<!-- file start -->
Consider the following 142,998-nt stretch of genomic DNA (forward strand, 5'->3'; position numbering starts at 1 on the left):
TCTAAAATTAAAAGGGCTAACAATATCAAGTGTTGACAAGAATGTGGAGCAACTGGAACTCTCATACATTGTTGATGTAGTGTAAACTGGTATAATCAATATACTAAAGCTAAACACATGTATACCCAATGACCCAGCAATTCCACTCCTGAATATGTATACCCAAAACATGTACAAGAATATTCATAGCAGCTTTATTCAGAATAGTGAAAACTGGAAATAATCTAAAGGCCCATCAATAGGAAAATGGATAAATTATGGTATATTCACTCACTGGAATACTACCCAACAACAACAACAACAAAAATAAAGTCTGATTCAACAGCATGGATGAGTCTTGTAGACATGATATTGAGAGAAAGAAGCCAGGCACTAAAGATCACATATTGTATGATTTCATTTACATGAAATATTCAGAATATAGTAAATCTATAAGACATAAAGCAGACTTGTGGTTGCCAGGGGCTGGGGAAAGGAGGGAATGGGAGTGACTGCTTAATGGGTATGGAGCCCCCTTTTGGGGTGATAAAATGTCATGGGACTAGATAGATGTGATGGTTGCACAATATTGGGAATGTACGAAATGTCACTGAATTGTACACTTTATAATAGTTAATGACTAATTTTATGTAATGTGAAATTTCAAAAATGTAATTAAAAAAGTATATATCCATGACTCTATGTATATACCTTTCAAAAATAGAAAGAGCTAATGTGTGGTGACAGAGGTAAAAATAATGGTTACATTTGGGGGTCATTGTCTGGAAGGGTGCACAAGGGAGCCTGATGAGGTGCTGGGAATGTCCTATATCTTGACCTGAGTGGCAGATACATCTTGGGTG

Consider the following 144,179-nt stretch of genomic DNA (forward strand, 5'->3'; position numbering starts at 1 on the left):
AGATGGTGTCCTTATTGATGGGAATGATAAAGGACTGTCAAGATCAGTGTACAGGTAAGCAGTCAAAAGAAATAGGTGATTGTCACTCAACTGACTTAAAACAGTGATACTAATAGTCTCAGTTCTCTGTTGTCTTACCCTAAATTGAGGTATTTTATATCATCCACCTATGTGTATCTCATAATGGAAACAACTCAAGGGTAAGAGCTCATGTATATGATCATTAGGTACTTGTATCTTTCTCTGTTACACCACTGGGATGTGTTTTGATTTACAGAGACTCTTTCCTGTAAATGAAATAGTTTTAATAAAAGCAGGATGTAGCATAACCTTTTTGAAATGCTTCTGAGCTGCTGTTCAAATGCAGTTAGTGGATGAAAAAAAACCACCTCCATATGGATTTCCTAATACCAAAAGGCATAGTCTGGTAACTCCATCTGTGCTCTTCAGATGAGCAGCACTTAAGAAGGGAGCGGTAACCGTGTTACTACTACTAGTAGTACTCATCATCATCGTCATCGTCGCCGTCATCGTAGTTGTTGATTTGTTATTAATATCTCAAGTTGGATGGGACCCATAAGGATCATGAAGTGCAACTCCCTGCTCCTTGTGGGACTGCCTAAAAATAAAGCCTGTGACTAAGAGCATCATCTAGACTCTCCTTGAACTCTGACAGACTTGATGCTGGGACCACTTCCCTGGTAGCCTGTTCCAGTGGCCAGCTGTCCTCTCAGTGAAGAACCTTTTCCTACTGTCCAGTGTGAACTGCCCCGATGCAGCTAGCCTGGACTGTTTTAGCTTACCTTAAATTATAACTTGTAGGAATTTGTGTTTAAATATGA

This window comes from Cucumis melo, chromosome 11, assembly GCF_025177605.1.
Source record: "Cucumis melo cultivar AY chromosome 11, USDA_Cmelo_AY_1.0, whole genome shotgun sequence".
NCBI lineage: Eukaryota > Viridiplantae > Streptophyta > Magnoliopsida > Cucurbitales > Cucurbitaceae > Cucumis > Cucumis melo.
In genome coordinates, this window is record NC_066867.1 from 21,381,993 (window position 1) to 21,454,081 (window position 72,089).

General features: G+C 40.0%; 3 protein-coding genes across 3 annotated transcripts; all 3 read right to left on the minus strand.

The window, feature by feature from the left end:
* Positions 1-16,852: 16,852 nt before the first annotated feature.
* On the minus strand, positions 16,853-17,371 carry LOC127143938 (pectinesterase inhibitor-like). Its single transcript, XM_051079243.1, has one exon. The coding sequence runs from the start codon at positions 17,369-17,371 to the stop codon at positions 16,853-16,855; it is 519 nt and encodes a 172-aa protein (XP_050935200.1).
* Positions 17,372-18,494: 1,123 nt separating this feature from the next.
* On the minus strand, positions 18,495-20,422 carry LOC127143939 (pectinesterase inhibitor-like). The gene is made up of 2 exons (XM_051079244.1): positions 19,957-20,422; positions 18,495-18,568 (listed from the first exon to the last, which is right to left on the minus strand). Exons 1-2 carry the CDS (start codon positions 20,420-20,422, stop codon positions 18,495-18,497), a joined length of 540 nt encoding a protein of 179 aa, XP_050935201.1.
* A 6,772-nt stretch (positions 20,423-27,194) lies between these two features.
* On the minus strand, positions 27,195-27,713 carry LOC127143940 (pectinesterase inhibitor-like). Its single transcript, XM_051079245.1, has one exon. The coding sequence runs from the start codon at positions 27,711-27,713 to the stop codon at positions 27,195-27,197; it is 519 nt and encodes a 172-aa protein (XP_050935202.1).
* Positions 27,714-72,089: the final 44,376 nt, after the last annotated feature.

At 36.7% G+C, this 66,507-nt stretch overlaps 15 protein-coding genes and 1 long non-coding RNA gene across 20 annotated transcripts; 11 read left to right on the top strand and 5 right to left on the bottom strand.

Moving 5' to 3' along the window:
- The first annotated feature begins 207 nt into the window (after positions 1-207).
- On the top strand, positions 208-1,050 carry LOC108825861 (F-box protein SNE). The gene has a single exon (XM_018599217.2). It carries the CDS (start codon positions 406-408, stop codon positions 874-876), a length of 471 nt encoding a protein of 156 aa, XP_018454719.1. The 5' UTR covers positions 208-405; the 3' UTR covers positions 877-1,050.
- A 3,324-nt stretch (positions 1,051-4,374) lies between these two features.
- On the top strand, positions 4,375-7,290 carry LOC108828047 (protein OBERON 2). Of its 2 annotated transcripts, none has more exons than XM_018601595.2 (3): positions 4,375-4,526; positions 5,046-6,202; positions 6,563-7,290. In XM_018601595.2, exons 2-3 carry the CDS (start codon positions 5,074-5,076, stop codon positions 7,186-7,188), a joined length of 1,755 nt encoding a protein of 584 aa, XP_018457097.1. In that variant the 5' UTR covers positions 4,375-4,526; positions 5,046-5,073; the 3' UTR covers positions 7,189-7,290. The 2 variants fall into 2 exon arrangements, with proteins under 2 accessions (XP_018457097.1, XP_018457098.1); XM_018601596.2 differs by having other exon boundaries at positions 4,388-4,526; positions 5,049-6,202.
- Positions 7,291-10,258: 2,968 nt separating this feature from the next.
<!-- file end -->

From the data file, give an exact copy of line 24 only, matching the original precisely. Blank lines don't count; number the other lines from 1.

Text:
- Positions 7,291-10,258: 2,968 nt separating this feature from the next.